Yes it comes from a country of low labour costs, but South African manufacturing has a long history of quality – including boat manufacturing. Seacat’s builders have been making off-the-beach boats for three generations. They build them near Durban on a long stretch of coast with big swell, no protecting reef, and not a single sheltered ramp. Boats have to be tough to cope with a launch straight into surf and a return that sees the boat drive straight up the beach. The 510 gets stainless keel strips to cope with the abrasion, and crash bars to protect the motors if the boat is rolled during either manoeuvre. It is light to ease the manhandling, and this also makes towing easier: practically anything with four wheels can haul its 400kg hull weight.
East coast South Africans do not go day cruising: they go on the ocean to catch fish or to dive, and the Seacat caters purely for those pursuits. Its modest length encompasses a lot of usable deck space and, as for stability; it would have to be aground to be any steadier. Clever layout is part of the reason for the room. Instead of a double transverse seat at the centre console limiting the clearance between the seat and the boat sides, the seat runs fore and aft. This allows it to be bigger, and a bigger seat gets a bigger storage compartment below it.
The two under deck catch tanks are big too. Long enough for major fish, they could house scuba bottles if they were carpet lined. Storage is virtually limitless on this boat: there is a cavern under the fore deck, useful space in the console, and a locker within a central bulge of the transom. A live bait tank sits on top of this locker, fed by a pick-up within the tunnel, although an electric pump is an option.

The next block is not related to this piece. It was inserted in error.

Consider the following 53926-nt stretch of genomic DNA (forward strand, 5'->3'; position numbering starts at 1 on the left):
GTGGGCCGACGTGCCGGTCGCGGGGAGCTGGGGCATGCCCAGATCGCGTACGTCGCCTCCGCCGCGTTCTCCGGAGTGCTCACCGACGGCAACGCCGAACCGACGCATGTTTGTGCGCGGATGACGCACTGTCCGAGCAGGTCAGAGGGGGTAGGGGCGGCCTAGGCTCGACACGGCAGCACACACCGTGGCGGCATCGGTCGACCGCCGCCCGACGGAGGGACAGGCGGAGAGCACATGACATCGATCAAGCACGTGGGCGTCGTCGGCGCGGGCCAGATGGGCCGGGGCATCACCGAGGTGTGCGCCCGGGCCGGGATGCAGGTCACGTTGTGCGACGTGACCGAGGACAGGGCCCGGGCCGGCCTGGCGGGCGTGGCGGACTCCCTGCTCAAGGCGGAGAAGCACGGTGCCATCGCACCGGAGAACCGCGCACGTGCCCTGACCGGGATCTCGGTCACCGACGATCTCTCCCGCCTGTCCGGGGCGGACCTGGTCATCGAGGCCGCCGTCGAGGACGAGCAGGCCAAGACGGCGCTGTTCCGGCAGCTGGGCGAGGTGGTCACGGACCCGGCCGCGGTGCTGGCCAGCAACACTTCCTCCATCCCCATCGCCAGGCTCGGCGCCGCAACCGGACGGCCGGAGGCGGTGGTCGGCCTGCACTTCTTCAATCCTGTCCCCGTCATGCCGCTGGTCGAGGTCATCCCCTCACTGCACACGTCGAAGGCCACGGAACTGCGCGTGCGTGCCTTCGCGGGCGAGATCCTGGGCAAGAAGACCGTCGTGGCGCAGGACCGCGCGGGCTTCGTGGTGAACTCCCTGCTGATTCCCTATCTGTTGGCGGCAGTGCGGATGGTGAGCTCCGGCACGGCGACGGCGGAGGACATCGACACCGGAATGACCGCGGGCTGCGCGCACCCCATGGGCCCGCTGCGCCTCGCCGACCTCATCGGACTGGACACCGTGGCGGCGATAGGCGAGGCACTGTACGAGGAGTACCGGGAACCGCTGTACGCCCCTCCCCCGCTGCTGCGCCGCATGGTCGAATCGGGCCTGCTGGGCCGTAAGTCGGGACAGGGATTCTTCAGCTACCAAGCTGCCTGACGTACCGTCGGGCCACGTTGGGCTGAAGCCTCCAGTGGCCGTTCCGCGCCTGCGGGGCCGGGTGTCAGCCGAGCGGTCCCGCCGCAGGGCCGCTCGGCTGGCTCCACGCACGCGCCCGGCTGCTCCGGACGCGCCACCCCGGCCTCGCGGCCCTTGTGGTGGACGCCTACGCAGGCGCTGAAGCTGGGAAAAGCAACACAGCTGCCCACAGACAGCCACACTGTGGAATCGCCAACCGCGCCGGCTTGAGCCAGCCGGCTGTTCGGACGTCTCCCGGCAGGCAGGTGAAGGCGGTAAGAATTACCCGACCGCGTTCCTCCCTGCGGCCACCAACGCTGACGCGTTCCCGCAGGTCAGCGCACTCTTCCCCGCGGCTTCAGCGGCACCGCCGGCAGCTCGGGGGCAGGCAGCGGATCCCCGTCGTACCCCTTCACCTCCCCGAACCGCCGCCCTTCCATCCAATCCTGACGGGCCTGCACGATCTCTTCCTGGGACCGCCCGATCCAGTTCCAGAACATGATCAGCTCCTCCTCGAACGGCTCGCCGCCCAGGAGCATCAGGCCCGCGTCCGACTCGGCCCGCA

Rod racks take up the volume within the bulwarks. The space, as well as the racks themselves, is carpet covered. Vertical rod holders also abound, in the coamings and in the Bimini’s rocket launchers.
The Targa carrying the Bimini is something special. Large-section stainless steel, well braced and very competently welded makes a super-rigid frame. These things get hung onto and are called on to handle big loads; a pity most are not this good. For parking under low roofs, unscrewing four wing nuts will lower it. The Targa is far from the only handhold provided, though. There are also coaming grab rails, a bow rail, and a pipe framework around the windscreen.
A pair of 40hp Evinrude ETECs powered the review boat. Unfamiliar with the Seacat, I at first thought we had a case of under powering, but I was completely wrong. At the 5,000rpm that was the maximum we used we reached 31 knots in quick time so more would be available at full throttle. There was probably more efficiency to be had by playing with motor height; this boat was fresh out of the box, and all the fine adjustments had yet to be made.
Steering is dual hydraulic. This gives redundancy and easy adjustment. A three-way valve allows quick correction of the motors’ toe-in, a nightmare task with a single system.
Another desirable feature fitted was the sync-unsync control for the motor’s trim. Once settled on a course in a cat, you want to adjust trim individually to get the ride right. When you have it right you then set to sync, and nose up, nose down happens in unison.
I had a great time playing with throttles and trim buttons. This small boat has great riding characteristics, and it has the charm under some conditions of just riding better with more throttle on.
The only reason more people do not own cats is the price most of them are; the Seacat has removed that obstacle.
Model: Seacat 510
Hull length: 5.10m
Hull weight: 400kg
Motors: 2 x 40hp Evinrude ETEC two-strokes